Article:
Horses and the homing instinct

  • Anyone who’s prodded and zig-zagged their horse away from the barn, only to beeline back on the return trip;
  • anyone who’s ridden an egg-shaped circle, bulging as though magnetized toward the arena entrance
  • or anyone who’s  earned a break-of-gait penalty at the show ring in-gate knows…

Horses have a “homing” instinct.

No wonder – a horse is designed to be drawn to an environment where things are safe and predictable for their very survival. A place where meals and turnout come on schedule. Where he knows where he stands in the pasture hierarchy. A horse feels “at home” when the cues and signals of his rider are clear and logical.

Horse show grounds, in contrast, are NOT predictable; NOT familiar. “We’re NOT in Kansas anymore!”
The horse show gate represents the exit from the alien sounds, lighting and movement of the show ring. The gate is the exit from physical exertion, mental focus and…aloneness (Where are my herd mates?)

Yep, horses have a homing instinct.

So do we.

“We don’t know what it is at first. But we know this much. From the moment we are born, we are on a quest.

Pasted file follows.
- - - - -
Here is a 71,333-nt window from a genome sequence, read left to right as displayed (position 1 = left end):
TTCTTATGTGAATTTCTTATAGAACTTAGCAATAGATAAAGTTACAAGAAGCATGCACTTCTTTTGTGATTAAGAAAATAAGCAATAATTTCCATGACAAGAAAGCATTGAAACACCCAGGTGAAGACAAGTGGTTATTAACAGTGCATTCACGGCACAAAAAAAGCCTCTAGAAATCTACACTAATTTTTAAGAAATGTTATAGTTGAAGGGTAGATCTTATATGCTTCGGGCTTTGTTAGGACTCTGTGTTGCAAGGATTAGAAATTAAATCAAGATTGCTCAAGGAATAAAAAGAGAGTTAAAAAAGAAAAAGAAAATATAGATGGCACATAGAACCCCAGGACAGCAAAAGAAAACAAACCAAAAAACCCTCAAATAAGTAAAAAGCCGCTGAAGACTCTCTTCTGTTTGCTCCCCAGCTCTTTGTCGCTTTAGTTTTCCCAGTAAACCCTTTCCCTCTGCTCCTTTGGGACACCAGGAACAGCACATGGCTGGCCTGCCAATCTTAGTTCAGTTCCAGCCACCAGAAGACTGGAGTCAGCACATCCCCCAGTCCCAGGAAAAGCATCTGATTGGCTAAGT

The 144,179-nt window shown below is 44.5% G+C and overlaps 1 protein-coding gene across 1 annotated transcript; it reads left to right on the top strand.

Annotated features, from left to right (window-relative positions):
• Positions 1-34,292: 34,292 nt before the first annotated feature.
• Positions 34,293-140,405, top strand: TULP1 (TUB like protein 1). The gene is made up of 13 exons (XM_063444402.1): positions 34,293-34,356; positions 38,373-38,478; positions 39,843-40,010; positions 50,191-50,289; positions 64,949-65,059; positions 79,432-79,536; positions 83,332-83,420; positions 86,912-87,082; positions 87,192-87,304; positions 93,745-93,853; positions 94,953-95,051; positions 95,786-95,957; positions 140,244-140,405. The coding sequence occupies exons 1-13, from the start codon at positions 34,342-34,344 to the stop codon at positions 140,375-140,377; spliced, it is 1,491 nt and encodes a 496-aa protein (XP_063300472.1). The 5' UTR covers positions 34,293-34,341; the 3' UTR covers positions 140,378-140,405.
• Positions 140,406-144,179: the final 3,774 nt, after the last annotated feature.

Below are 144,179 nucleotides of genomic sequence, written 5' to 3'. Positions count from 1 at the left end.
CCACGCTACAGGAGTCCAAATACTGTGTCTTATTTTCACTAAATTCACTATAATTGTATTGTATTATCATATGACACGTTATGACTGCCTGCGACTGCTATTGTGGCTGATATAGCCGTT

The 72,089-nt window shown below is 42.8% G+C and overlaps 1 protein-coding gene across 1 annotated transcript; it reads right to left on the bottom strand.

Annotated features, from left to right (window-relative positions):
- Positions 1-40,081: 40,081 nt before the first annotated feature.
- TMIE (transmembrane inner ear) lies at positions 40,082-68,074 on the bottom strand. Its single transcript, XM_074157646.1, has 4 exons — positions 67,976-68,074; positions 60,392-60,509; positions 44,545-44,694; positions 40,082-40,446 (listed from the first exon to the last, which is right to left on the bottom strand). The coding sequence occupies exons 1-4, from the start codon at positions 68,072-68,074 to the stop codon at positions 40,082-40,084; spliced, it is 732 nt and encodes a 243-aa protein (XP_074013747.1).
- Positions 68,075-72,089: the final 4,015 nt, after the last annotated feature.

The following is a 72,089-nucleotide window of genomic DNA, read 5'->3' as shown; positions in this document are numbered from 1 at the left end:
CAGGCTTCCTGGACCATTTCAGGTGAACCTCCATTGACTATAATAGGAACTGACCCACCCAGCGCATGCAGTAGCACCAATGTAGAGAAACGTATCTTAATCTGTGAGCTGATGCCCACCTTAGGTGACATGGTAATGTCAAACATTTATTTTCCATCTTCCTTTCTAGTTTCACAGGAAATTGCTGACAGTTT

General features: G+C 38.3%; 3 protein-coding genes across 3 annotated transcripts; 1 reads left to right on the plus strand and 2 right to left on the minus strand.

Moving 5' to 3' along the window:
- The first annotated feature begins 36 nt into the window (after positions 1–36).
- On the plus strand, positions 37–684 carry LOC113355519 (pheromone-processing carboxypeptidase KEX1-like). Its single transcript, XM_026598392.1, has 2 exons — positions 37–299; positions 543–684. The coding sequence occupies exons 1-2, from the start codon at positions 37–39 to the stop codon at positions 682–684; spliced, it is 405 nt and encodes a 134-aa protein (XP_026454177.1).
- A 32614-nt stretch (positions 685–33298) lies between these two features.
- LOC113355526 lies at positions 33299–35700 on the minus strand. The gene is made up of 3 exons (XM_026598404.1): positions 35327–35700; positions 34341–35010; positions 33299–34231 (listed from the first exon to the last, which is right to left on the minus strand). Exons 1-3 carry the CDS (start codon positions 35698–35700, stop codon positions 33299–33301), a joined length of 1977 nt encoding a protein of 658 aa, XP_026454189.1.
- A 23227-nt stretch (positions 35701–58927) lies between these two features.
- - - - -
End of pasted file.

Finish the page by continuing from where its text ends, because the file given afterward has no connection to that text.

It starts with toys. We think if only we had a certain toy, then we would be happy. Then we get older. We think a certain position or relationship or thing will make us happy…We have a homesickness for a place we’ve never been before. God wired us that way.”
Greg Laurie

After the Black Friday frenzy and the sober realization that, in truth, I didn’t reeeally need that bargain, seafoam- blue, matching set of halter fuzzies and shipping boots, the lull returns to longing…for something to make me happy.

Hmmm…I wonder if there were any Black Friday deals on Advent calendars –you know, the ones with the little cardboard doors to open in the countdown to Christmas?

 Advent, the 4 weeks before Christmas, is about longing and waiting. The ancient Advent hymn “O Come, O Come Emmanuel” speaks of the yearning of ancient people for the promised Messiah – who would be a leader and Saviour. Emmanuel – from the Hebrew, meaning the presence of God with us.

And in the 1st century AD, living under the harsh thumb of the Roman empire, Jesus’ disciple John recorded how he was convinced the promise had been fulfilled- the events he’d actually seen, and heard:

 “So the Word [of God] became human and made his home among us”. John 1:14, the Bible.

For those who celebrate Christmas, its message is of a Saviour who made His home among us. He knows the unfulfilled longings we share navigating an unpredictable world. He spoke of a home beyond this life – a place where every unmet longing would be satisfied.

When I’m driving at dusk or dawn past farmhouses with their golden lit windows, Christmas wreaths and front porch urns, I feel that tug of homesickness. For a place of belonging. A place of peace.

We are wired to be homesick. We, like horses, have a homing instinct.